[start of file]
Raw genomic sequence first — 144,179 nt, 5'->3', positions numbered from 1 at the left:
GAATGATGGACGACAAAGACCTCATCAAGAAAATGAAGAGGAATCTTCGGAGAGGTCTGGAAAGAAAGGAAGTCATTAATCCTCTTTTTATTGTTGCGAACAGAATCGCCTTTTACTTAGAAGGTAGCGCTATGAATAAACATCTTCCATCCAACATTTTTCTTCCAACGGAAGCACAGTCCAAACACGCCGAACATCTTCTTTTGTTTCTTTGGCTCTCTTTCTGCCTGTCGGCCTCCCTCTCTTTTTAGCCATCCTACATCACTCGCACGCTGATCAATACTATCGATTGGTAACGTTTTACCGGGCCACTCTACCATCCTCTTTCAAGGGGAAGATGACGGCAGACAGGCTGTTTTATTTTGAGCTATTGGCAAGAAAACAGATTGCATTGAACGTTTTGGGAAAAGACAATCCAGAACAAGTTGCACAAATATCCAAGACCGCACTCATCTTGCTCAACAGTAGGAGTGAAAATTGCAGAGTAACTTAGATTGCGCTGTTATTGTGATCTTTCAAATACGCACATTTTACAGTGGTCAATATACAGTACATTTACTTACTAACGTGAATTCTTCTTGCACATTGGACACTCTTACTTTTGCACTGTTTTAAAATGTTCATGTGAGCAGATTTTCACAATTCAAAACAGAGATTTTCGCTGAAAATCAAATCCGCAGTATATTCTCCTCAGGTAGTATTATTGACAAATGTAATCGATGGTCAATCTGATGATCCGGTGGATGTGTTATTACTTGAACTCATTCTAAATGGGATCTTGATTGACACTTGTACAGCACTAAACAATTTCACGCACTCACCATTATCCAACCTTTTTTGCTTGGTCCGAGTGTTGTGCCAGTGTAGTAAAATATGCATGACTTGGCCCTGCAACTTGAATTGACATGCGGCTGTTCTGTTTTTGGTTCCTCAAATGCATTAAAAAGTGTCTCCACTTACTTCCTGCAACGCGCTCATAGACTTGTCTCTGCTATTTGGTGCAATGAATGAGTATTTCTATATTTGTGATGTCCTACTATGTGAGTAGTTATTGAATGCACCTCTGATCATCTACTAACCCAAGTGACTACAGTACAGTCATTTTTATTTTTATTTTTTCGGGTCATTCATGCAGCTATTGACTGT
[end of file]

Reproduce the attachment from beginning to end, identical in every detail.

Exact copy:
Raw genomic sequence first — 144,179 nt, 5'->3', positions numbered from 1 at the left:
GAATGATGGACGACAAAGACCTCATCAAGAAAATGAAGAGGAATCTTCGGAGAGGTCTGGAAAGAAAGGAAGTCATTAATCCTCTTTTTATTGTTGCGAACAGAATCGCCTTTTACTTAGAAGGTAGCGCTATGAATAAACATCTTCCATCCAACATTTTTCTTCCAACGGAAGCACAGTCCAAACACGCCGAACATCTTCTTTTGTTTCTTTGGCTCTCTTTCTGCCTGTCGGCCTCCCTCTCTTTTTAGCCATCCTACATCACTCGCACGCTGATCAATACTATCGATTGGTAACGTTTTACCGGGCCACTCTACCATCCTCTTTCAAGGGGAAGATGACGGCAGACAGGCTGTTTTATTTTGAGCTATTGGCAAGAAAACAGATTGCATTGAACGTTTTGGGAAAAGACAATCCAGAACAAGTTGCACAAATATCCAAGACCGCACTCATCTTGCTCAACAGTAGGAGTGAAAATTGCAGAGTAACTTAGATTGCGCTGTTATTGTGATCTTTCAAATACGCACATTTTACAGTGGTCAATATACAGTACATTTACTTACTAACGTGAATTCTTCTTGCACATTGGACACTCTTACTTTTGCACTGTTTTAAAATGTTCATGTGAGCAGATTTTCACAATTCAAAACAGAGATTTTCGCTGAAAATCAAATCCGCAGTATATTCTCCTCAGGTAGTATTATTGACAAATGTAATCGATGGTCAATCTGATGATCCGGTGGATGTGTTATTACTTGAACTCATTCTAAATGGGATCTTGATTGACACTTGTACAGCACTAAACAATTTCACGCACTCACCATTATCCAACCTTTTTTGCTTGGTCCGAGTGTTGTGCCAGTGTAGTAAAATATGCATGACTTGGCCCTGCAACTTGAATTGACATGCGGCTGTTCTGTTTTTGGTTCCTCAAATGCATTAAAAAGTGTCTCCACTTACTTCCTGCAACGCGCTCATAGACTTGTCTCTGCTATTTGGTGCAATGAATGAGTATTTCTATATTTGTGATGTCCTACTATGTGAGTAGTTATTGAATGCACCTCTGATCATCTACTAACCCAAGTGACTACAGTACAGTCATTTTTATTTTTATTTTTTCGGGTCATTCATGCAGCTATTGACTGT